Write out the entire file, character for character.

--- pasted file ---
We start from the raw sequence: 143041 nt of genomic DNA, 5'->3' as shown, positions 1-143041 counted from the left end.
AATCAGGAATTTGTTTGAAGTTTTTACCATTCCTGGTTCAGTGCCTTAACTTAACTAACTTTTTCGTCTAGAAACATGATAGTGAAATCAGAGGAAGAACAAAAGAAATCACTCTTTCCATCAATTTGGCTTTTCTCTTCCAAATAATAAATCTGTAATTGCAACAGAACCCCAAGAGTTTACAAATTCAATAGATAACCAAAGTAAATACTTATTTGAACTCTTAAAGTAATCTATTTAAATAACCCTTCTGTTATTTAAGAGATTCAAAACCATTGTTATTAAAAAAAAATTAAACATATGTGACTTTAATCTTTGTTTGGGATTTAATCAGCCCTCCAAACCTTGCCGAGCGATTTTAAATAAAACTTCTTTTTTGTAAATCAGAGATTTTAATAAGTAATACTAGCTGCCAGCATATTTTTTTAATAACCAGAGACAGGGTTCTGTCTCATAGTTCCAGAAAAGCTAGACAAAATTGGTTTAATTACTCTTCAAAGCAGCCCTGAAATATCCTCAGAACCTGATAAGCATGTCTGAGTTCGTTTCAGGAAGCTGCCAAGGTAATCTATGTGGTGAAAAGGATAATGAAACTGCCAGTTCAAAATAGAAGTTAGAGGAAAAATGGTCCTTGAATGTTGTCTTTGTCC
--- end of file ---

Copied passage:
We start from the raw sequence: 143041 nt of genomic DNA, 5'->3' as shown, positions 1-143041 counted from the left end.
AATCAGGAATTTGTTTGAAGTTTTTACCATTCCTGGTTCAGTGCCTTAACTTAACTAACTTTTTCGTCTAGAAACATGATAGTGAAATCAGAGGAAGAACAAAAGAAATCACTCTTTCCATCAATTTGGCTTTTCTCTTCCAAATAATAAATCTGTAATTGCAACAGAACCCCAAGAGTTTACAAATTCAATAGATAACCAAAGTAAATACTTATTTGAACTCTTAAAGTAATCTATTTAAATAACCCTTCTGTTATTTAAGAGATTCAAAACCATTGTTATTAAAAAAAAATTAAACATATGTGACTTTAATCTTTGTTTGGGATTTAATCAGCCCTCCAAACCTTGCCGAGCGATTTTAAATAAAACTTCTTTTTTGTAAATCAGAGATTTTAATAAGTAATACTAGCTGCCAGCATATTTTTTTAATAACCAGAGACAGGGTTCTGTCTCATAGTTCCAGAAAAGCTAGACAAAATTGGTTTAATTACTCTTCAAAGCAGCCCTGAAATATCCTCAGAACCTGATAAGCATGTCTGAGTTCGTTTCAGGAAGCTGCCAAGGTAATCTATGTGGTGAAAAGGATAATGAAACTGCCAGTTCAAAATAGAAGTTAGAGGAAAAATGGTCCTTGAATGTTGTCTTTGTCC